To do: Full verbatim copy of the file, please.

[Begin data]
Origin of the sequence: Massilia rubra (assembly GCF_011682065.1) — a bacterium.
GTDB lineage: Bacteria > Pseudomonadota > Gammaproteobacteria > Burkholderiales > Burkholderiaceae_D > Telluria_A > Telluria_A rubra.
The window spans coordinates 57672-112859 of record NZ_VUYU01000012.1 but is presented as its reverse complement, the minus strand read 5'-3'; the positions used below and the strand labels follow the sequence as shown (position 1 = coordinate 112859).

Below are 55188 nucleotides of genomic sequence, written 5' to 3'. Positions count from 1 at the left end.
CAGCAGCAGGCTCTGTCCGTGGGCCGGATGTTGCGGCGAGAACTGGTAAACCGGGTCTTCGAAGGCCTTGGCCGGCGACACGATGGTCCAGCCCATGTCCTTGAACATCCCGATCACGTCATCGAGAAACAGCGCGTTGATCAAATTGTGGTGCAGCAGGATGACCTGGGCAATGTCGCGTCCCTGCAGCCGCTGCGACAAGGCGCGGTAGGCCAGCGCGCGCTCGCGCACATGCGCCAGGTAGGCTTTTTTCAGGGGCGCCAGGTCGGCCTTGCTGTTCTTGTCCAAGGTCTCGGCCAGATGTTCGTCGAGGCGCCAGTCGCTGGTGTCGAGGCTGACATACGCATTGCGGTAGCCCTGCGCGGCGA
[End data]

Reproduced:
Origin of the sequence: Massilia rubra (assembly GCF_011682065.1) — a bacterium.
GTDB lineage: Bacteria > Pseudomonadota > Gammaproteobacteria > Burkholderiales > Burkholderiaceae_D > Telluria_A > Telluria_A rubra.
The window spans coordinates 57672-112859 of record NZ_VUYU01000012.1 but is presented as its reverse complement, the minus strand read 5'-3'; the positions used below and the strand labels follow the sequence as shown (position 1 = coordinate 112859).

Below are 55188 nucleotides of genomic sequence, written 5' to 3'. Positions count from 1 at the left end.
CAGCAGCAGGCTCTGTCCGTGGGCCGGATGTTGCGGCGAGAACTGGTAAACCGGGTCTTCGAAGGCCTTGGCCGGCGACACGATGGTCCAGCCCATGTCCTTGAACATCCCGATCACGTCATCGAGAAACAGCGCGTTGATCAAATTGTGGTGCAGCAGGATGACCTGGGCAATGTCGCGTCCCTGCAGCCGCTGCGACAAGGCGCGGTAGGCCAGCGCGCGCTCGCGCACATGCGCCAGGTAGGCTTTTTTCAGGGGCGCCAGGTCGGCCTTGCTGTTCTTGTCCAAGGTCTCGGCCAGATGTTCGTCGAGGCGCCAGTCGCTGGTGTCGAGGCTGACATACGCATTGCGGTAGCCCTGCGCGGCGA